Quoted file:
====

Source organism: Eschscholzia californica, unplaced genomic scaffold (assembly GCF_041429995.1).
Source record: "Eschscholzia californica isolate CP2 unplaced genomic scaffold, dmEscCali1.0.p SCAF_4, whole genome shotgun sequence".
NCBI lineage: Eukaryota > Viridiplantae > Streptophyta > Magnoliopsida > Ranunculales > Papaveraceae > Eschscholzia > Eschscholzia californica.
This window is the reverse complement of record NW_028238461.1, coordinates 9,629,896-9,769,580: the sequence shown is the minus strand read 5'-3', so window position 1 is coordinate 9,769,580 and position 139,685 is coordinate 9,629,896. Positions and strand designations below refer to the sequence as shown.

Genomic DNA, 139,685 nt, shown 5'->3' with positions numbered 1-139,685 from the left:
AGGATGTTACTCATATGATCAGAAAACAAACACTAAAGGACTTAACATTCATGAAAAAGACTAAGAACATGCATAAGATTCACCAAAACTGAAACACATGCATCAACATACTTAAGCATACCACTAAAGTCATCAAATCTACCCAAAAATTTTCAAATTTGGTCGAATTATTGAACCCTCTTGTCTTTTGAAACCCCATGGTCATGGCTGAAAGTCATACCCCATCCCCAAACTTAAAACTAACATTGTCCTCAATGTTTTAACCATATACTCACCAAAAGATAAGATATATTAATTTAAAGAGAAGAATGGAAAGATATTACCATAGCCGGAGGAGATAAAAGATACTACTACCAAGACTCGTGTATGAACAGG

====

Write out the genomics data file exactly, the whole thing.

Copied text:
Source organism: Eschscholzia californica, unplaced genomic scaffold (assembly GCF_041429995.1).
Source record: "Eschscholzia californica isolate CP2 unplaced genomic scaffold, dmEscCali1.0.p SCAF_4, whole genome shotgun sequence".
NCBI lineage: Eukaryota > Viridiplantae > Streptophyta > Magnoliopsida > Ranunculales > Papaveraceae > Eschscholzia > Eschscholzia californica.
This window is the reverse complement of record NW_028238461.1, coordinates 9,629,896-9,769,580: the sequence shown is the minus strand read 5'-3', so window position 1 is coordinate 9,769,580 and position 139,685 is coordinate 9,629,896. Positions and strand designations below refer to the sequence as shown.

Genomic DNA, 139,685 nt, shown 5'->3' with positions numbered 1-139,685 from the left:
AGGATGTTACTCATATGATCAGAAAACAAACACTAAAGGACTTAACATTCATGAAAAAGACTAAGAACATGCATAAGATTCACCAAAACTGAAACACATGCATCAACATACTTAAGCATACCACTAAAGTCATCAAATCTACCCAAAAATTTTCAAATTTGGTCGAATTATTGAACCCTCTTGTCTTTTGAAACCCCATGGTCATGGCTGAAAGTCATACCCCATCCCCAAACTTAAAACTAACATTGTCCTCAATGTTTTAACCATATACTCACCAAAAGATAAGATATATTAATTTAAAGAGAAGAATGGAAAGATATTACCATAGCCGGAGGAGATAAAAGATACTACTACCAAGACTCGTGTATGAACAGG